Despite its relatively high labour costs, Germany is the world's largest goods exporter after China. Much of this success is attributed to the country's legion of small and medium-sized firms, known as the Mittelstand, that are renowned for their ability to innovate and generate growth.
These companies tend to focus on market niches, typically in traditional fields, such as mechanical engineering, rather than newer ones like software development. And their success in dominating global market niches, rather than merely domestic ones, is legendary.
Here at home, the CBI has now called on government to emulate Germany’s success by unlocking the potential of the UK’s own "forgotten army" of medium-sized UK employers, which generate 22% of the country’s revenue and 16% of its jobs. In a report published last month entitled Future Champions: unlocking growth in the UK’s medium-sized businesses, the business lobby group argues that these companies could play a vital role in rebalancing the economy.
The report points out that although companies with a turnover of between £10m and £100m represent less than 1% of businesses, they have the potential to inject between £20bn and £50bn into the economy by 2020. With bank lending conditions remaining tight, the report recommends that government should increase growth in this sector by providing access to new financing. These include opening up new UK bond markets to medium-sized businesses, more use of venture capital and making it easier for large companies to invest in medium ones.
However, the report notes that the contribution medium-sized firms make to the UK economy is much smaller than in France and Germany, where they contribute a greater share of total revenue. The main reason for this is that while some of these UK firms perform extremely well – the so-called ‘gazelles’ – others are lagging behind. Figures from thinktank the National Endowment for Science Technology and the Arts reveal that just 6% of medium-sized firms create 60% of all the new jobs created by the sector, while 65% create less than 1% employment growth. It pinpoints lack of confidence and ambition among these employers as barriers to expansion.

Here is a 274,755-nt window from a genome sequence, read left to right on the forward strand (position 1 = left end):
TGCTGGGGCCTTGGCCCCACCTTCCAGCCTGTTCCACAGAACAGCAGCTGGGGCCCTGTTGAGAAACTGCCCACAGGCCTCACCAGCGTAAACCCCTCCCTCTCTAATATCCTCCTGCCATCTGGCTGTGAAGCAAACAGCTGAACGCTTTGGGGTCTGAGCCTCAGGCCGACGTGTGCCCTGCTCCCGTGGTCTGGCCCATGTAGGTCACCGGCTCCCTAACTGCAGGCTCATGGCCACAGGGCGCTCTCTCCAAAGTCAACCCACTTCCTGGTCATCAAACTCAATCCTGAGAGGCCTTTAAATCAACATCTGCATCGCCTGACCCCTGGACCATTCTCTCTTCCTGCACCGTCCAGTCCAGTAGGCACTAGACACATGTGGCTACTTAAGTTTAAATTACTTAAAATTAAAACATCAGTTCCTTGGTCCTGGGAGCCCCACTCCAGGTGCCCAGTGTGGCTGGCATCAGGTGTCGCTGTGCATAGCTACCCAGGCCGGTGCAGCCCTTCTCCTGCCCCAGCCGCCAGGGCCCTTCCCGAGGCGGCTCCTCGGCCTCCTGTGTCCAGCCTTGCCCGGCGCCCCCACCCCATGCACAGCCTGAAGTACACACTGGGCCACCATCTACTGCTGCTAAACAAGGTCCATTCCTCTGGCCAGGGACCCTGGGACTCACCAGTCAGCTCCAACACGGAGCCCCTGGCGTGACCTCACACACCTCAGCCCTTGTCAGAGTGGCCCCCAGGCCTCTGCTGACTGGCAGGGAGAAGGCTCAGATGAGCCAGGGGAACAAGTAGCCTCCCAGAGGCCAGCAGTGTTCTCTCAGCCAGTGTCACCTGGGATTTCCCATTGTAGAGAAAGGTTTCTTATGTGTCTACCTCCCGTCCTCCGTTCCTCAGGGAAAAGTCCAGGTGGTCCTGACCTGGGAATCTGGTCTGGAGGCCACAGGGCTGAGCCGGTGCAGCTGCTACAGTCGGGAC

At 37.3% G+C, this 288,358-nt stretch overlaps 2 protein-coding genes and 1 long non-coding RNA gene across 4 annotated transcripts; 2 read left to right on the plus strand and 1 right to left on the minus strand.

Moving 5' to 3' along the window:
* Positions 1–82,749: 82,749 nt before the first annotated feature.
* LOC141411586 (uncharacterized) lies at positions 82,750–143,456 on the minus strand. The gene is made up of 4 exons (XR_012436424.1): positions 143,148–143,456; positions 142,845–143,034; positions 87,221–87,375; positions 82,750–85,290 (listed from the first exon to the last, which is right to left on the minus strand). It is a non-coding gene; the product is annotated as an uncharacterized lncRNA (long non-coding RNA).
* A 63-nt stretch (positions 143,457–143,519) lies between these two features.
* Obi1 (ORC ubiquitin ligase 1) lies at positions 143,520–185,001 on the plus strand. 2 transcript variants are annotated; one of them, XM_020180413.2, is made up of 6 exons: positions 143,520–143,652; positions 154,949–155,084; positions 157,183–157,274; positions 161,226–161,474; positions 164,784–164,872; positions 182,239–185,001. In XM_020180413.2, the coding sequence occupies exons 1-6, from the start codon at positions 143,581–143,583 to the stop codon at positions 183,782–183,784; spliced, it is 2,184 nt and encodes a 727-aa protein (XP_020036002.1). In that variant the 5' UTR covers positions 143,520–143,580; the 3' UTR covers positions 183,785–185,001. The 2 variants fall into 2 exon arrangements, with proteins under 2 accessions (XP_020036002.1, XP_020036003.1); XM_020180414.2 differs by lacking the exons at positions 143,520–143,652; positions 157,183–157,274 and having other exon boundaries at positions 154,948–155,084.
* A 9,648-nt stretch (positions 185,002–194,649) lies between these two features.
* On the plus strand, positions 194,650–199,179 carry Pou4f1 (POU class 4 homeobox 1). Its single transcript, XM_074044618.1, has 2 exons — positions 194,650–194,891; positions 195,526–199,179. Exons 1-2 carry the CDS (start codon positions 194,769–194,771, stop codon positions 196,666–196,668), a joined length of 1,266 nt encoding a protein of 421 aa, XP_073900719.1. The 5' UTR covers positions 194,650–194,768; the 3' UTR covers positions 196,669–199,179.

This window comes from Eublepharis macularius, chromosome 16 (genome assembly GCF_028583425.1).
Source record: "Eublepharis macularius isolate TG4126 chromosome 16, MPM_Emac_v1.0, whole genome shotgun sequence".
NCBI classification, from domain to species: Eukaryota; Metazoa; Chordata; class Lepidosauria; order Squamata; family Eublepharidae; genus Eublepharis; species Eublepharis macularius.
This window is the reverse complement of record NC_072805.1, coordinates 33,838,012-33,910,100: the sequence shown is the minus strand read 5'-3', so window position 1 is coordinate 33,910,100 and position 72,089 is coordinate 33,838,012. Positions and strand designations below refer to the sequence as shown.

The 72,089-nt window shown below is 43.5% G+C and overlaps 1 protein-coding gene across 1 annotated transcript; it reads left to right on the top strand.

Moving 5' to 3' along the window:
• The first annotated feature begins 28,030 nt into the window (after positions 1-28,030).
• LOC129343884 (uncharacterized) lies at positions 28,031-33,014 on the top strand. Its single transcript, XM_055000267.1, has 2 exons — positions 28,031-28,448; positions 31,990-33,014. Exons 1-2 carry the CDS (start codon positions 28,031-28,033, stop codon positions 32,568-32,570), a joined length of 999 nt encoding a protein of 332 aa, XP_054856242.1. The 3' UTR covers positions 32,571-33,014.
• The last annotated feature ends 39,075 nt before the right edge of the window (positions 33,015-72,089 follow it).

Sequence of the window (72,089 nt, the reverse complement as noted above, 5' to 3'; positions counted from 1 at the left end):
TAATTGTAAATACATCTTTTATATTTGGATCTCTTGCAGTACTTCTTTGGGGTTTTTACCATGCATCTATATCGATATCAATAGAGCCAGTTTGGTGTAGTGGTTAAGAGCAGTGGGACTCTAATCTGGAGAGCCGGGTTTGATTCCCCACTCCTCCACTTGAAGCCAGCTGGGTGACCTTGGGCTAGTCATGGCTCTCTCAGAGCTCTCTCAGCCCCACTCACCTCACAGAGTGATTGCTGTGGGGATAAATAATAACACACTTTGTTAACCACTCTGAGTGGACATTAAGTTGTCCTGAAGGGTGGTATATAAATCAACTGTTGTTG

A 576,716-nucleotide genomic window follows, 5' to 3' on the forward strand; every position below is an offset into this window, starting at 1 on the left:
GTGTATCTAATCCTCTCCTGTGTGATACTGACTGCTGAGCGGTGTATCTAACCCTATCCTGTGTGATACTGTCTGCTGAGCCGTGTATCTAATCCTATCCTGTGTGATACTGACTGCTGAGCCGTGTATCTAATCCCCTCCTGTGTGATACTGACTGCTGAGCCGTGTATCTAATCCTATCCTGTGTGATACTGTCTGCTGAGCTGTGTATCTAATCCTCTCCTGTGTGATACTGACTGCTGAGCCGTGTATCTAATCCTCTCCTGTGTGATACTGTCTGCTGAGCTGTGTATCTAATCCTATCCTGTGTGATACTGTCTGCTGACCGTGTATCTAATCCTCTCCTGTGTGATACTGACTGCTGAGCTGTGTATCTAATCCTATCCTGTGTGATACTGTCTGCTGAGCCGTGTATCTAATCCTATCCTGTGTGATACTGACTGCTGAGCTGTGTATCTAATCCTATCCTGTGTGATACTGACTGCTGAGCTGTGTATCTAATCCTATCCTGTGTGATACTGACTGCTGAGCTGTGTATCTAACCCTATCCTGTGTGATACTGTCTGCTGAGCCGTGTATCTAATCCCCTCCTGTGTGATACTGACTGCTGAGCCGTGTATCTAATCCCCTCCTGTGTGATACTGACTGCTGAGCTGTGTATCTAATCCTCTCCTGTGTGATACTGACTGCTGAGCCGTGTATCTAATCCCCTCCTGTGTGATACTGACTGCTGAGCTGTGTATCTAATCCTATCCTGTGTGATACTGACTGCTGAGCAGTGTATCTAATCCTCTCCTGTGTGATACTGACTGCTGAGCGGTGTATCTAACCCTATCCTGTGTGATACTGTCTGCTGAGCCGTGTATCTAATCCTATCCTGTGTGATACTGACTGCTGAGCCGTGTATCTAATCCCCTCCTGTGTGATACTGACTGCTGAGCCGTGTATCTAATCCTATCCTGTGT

So it’s clear from the CBI’s report that as well as needing increased support from government, medium-sized businesses also need development strategies that focus on boosting growth. The success of Germany’s Mittelstand suggests that there are three main areas that their UK counterparts can usefully focus on to help emulate them. The first is to build on your traditional strengths in processes and markets you know well. The second is to recognise that niches that might appear tiny at first can produce huge global markets, so exploring and exploiting new avenues where others have limited expertise can yield significant dividends. The third is to harness the incremental benefits that constant product innovation can bring. Fortunately, developing skills, business development and continuous improvement are three areas where the BPIF has strong sector-specific expertise. We’re here to help you keep up with the gazelles.
Andrew Brown, public affairs advisor, BPIF